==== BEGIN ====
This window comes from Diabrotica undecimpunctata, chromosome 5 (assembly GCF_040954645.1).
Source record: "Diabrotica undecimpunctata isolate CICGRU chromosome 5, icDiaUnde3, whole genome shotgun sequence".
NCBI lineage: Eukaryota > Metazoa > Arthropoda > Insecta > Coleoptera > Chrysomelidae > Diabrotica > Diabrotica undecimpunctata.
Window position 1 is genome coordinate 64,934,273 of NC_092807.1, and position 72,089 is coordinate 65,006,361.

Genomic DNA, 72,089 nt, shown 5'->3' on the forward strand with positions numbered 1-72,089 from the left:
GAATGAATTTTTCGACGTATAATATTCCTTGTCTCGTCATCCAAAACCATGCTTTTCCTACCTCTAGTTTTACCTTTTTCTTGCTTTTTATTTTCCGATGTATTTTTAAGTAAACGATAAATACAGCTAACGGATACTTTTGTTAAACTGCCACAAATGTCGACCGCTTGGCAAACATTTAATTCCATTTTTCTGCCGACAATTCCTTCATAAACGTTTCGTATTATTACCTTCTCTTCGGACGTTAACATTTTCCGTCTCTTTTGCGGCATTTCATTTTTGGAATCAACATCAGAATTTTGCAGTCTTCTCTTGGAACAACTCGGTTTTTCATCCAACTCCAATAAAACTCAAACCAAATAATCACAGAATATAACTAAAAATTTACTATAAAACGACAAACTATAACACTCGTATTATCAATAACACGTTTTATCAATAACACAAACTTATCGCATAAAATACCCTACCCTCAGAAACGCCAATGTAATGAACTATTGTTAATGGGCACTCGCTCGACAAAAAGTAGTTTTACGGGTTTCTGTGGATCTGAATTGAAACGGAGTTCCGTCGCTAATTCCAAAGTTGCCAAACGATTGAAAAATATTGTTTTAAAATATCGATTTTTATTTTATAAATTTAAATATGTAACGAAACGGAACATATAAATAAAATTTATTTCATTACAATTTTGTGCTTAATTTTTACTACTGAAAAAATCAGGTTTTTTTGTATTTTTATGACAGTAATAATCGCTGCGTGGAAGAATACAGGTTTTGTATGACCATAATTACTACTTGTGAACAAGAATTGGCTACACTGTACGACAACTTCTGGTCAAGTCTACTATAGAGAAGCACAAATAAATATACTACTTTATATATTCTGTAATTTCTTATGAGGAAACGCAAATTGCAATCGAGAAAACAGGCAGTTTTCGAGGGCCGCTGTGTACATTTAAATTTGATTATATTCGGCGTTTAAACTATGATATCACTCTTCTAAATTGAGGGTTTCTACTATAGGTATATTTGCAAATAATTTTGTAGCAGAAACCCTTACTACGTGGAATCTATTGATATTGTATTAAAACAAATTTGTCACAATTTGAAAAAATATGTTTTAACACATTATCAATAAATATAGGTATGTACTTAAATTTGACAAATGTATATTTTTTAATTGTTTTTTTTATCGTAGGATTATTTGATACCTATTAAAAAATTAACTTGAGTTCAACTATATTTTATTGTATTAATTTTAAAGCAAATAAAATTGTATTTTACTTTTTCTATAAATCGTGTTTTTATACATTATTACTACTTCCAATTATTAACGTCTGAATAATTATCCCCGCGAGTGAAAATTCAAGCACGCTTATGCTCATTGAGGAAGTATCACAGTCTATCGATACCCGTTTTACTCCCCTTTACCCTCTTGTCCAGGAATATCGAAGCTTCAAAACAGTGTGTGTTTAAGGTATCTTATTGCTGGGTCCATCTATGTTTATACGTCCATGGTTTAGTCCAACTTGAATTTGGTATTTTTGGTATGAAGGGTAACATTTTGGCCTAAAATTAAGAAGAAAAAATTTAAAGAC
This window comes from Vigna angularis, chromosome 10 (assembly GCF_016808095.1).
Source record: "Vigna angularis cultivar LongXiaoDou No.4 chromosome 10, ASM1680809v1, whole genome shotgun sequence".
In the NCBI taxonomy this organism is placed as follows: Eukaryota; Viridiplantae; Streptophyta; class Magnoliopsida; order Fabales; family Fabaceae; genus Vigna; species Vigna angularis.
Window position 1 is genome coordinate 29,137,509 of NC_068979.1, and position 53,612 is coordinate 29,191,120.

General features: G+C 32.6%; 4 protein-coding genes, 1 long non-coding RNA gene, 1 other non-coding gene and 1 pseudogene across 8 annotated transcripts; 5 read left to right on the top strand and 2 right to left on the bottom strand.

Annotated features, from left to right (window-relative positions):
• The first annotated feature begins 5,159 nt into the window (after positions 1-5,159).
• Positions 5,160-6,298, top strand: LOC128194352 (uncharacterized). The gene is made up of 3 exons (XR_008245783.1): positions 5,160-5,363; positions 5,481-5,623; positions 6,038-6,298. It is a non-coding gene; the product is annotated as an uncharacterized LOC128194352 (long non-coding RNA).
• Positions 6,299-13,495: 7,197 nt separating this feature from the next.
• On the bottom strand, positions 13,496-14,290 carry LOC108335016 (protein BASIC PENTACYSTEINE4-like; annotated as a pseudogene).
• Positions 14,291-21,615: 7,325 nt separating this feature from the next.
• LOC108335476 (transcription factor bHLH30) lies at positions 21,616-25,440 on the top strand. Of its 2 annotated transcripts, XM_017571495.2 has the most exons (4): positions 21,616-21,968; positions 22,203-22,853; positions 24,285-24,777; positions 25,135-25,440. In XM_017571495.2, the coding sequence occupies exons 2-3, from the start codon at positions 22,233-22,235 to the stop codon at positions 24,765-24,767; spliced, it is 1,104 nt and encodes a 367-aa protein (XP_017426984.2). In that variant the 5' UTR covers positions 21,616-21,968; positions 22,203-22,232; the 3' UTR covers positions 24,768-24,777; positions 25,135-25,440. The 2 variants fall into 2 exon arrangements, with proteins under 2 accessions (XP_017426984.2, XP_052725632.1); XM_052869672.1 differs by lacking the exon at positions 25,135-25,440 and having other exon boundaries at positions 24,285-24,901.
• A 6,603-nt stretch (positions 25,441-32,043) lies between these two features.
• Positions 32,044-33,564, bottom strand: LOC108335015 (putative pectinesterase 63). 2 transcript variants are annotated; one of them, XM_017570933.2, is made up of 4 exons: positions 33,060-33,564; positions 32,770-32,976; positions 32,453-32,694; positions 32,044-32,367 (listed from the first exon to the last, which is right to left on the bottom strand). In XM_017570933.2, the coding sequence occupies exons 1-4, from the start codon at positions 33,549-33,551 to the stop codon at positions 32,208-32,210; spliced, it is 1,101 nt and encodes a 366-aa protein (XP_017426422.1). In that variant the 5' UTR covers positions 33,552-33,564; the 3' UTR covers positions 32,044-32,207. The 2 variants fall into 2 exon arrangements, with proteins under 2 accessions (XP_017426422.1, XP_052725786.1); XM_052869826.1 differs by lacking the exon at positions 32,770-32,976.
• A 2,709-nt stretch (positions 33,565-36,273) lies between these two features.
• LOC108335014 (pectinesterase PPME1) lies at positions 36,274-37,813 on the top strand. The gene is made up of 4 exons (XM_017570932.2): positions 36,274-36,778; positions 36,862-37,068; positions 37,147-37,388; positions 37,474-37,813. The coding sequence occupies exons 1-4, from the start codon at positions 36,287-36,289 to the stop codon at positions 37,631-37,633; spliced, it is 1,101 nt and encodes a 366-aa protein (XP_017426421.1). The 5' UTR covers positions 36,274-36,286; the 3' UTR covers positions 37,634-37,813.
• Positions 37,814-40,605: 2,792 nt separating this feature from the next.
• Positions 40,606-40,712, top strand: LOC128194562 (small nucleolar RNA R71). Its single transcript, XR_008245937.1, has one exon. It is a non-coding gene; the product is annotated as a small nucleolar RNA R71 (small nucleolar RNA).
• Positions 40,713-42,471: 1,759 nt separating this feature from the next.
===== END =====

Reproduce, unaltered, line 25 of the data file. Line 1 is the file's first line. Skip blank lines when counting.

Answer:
• Positions 40,713-42,471: 1,759 nt separating this feature from the next.